Objective Crisis, Subjective Crisis

Every day the world moves closer to achieving the ruin of the human project. That is unfortunate but true, true because the earth is our ‘anchor’ and our source of life, and we are making it uninhabitable.

Uninhabitable? Yes, uninhabitable. Human beings, along with all life on this planet, are immersed in the material causality attributed to nature, core systems that are real and unsurpassable by humanity. But human beings are more than instances of a mere natural kind. Humans also have souls or psyches. We do not just live and breath, eat and move, we also think, emote, speak, marry, etc. We join groups and associations. We are citizens or not. We also produce and reproduce institutions that include macro systems like an economy and polity but also micro systems like this or that family, any given person, the local grocery store, etc. These institutions as well as any existing individual person strongly depends upon and thus emerges from that material stuff. It is because we are material beings, albeit beings with consciousness, that we as individuals and as a species have material enabling conditions which must be met if there is to be any human life at all.

Which leads us to the following questions: Are we destroying the planet? Are we making it uninhabitable?

To answer them: We might lack to capacity to destroy the ‘planet’ — to annihilate it — but we can make the global environment, the environment now available for all living beings, hostile to many if not all forms of life. We ought to but do not universally consider this a problem. That is astonishing because the state of the world today is undermining, interdicting or eliminating humanity’s enabling conditions. We, as human beings, have physical needs that must be met if humanity is to endure. We know from written history and through archeology that the premodern eras provided just the right fit for humanity to survive and even to thrive sometimes. The modern world, however, turned thriving into an art form. It gains this abundance because of the numerous technologies that were introduced and which consume these natural resources and replaces them with waste. Some of this garbage warms the earth’s temperature, kills plants and animals, befouls the water, replaces oxygen with carbon dioxide, etc. The upshot: We are now slowly cooking in our own shit, so to speak. And our struggle will worsen as time passes.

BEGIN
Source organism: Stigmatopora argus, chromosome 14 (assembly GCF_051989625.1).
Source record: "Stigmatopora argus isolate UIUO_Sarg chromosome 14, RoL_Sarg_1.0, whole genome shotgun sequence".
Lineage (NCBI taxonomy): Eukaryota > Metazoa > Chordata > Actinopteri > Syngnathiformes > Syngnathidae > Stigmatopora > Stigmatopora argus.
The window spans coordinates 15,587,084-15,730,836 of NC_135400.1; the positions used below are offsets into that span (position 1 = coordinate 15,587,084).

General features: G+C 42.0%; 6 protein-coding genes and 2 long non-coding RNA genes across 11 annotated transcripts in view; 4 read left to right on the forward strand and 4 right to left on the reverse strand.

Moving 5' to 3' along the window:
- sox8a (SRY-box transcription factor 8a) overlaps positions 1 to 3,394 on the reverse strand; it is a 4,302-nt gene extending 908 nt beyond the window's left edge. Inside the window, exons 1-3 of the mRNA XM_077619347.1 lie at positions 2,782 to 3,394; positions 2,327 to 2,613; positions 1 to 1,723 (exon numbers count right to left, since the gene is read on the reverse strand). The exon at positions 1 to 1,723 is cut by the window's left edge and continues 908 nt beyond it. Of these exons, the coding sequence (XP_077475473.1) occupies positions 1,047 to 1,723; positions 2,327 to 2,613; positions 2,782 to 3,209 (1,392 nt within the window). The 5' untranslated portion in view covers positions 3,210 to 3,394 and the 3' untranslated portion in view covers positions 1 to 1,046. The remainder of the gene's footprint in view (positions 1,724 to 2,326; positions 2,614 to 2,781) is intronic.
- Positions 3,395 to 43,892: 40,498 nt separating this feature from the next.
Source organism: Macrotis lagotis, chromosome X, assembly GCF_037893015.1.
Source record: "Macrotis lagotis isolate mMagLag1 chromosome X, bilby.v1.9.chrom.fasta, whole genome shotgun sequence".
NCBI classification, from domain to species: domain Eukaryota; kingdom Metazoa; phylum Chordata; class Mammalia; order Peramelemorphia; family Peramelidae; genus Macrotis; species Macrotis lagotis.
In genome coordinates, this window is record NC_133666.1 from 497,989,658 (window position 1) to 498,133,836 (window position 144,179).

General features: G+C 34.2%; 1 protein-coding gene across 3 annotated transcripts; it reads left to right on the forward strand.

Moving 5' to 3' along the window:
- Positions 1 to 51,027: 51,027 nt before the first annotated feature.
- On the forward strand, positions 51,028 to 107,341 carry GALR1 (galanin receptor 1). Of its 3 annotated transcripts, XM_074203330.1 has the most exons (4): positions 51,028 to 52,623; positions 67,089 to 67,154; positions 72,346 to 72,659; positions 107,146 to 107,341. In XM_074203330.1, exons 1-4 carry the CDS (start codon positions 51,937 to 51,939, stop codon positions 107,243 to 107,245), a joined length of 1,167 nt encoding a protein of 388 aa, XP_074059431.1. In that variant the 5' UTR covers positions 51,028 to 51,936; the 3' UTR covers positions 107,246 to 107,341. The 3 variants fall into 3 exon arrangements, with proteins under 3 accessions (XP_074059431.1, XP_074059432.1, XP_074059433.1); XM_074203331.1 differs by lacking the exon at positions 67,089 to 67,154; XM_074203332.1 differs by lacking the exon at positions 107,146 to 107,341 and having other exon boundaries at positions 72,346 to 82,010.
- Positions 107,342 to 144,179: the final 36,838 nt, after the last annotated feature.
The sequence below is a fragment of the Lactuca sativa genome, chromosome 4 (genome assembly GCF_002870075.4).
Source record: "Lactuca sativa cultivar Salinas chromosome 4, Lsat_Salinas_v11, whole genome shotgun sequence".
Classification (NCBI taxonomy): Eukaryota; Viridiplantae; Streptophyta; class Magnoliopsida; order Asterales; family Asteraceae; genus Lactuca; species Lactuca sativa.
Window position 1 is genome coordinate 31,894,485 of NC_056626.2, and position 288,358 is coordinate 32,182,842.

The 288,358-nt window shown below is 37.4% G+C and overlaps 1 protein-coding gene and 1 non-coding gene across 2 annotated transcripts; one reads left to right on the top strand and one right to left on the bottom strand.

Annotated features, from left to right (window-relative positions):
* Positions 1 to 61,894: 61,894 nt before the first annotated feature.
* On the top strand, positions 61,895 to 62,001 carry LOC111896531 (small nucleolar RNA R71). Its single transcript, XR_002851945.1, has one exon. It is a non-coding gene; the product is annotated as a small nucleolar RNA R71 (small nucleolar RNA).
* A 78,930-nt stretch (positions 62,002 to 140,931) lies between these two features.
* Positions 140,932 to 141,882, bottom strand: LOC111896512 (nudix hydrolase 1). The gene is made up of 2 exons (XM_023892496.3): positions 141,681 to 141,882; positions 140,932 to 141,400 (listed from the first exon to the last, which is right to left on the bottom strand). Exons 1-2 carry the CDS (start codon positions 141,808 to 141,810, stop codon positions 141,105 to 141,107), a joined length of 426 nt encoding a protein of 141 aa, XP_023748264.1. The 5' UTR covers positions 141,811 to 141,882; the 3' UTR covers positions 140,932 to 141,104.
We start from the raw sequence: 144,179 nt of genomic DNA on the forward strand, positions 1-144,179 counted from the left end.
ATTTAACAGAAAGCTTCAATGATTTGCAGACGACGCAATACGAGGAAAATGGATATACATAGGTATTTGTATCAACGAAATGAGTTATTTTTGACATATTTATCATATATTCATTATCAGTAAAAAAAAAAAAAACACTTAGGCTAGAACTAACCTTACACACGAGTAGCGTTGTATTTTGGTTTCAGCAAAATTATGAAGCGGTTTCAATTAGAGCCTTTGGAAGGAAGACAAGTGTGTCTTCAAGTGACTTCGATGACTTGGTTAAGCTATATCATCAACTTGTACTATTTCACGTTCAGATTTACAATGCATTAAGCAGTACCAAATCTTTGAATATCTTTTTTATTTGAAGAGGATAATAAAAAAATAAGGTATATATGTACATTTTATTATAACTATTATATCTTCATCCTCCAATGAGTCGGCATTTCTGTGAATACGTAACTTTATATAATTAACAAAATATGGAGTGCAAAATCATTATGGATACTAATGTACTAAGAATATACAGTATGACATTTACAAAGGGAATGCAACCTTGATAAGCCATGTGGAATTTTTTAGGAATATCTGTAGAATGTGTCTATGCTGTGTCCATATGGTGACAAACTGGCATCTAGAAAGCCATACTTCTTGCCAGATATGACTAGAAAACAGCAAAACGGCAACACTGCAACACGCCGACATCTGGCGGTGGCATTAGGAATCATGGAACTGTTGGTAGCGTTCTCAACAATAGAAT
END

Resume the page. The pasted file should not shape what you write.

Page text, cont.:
It thus has become clear to some humans that humanity as a species cannot act as it pleases, to act as if the consequences of its actions are irrelevant, manageable and even overstated. Humans do not exercise sovereign or supreme power over the earth and everything found there. Any appearance indicating that humans have this power is a delusion. The earth is not our property. No one gave it to us; we share it with countless other beings. We are, to use the choice language of a philosopher, of, for and in nature, but nature is not for us, an exploitable resource. Indeed, the effort to make nature for us is a key source of our current predicament.